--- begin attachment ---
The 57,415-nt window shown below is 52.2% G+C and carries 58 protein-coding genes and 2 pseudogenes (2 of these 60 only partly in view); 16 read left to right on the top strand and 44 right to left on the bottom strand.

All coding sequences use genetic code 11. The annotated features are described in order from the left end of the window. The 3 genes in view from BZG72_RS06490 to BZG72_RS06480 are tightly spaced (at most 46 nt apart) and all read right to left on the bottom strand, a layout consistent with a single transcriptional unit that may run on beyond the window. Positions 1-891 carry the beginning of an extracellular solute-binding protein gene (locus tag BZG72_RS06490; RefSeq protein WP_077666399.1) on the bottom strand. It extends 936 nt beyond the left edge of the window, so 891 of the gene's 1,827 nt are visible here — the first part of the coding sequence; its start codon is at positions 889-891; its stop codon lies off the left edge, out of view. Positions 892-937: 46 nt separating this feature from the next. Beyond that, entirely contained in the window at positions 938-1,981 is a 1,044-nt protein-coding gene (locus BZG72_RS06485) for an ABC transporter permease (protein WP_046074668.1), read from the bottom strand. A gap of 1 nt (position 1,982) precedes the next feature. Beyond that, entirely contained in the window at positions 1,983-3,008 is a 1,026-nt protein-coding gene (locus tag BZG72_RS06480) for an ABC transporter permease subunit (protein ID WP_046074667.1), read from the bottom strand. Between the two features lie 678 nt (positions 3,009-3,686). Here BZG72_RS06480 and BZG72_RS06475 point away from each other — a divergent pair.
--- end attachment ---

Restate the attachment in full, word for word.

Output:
The 57,415-nt window shown below is 52.2% G+C and carries 58 protein-coding genes and 2 pseudogenes (2 of these 60 only partly in view); 16 read left to right on the top strand and 44 right to left on the bottom strand.

All coding sequences use genetic code 11. The annotated features are described in order from the left end of the window. The 3 genes in view from BZG72_RS06490 to BZG72_RS06480 are tightly spaced (at most 46 nt apart) and all read right to left on the bottom strand, a layout consistent with a single transcriptional unit that may run on beyond the window. Positions 1-891 carry the beginning of an extracellular solute-binding protein gene (locus tag BZG72_RS06490; RefSeq protein WP_077666399.1) on the bottom strand. It extends 936 nt beyond the left edge of the window, so 891 of the gene's 1,827 nt are visible here — the first part of the coding sequence; its start codon is at positions 889-891; its stop codon lies off the left edge, out of view. Positions 892-937: 46 nt separating this feature from the next. Beyond that, entirely contained in the window at positions 938-1,981 is a 1,044-nt protein-coding gene (locus BZG72_RS06485) for an ABC transporter permease (protein WP_046074668.1), read from the bottom strand. A gap of 1 nt (position 1,982) precedes the next feature. Beyond that, entirely contained in the window at positions 1,983-3,008 is a 1,026-nt protein-coding gene (locus tag BZG72_RS06480) for an ABC transporter permease subunit (protein ID WP_046074667.1), read from the bottom strand. Between the two features lie 678 nt (positions 3,009-3,686). Here BZG72_RS06480 and BZG72_RS06475 point away from each other — a divergent pair.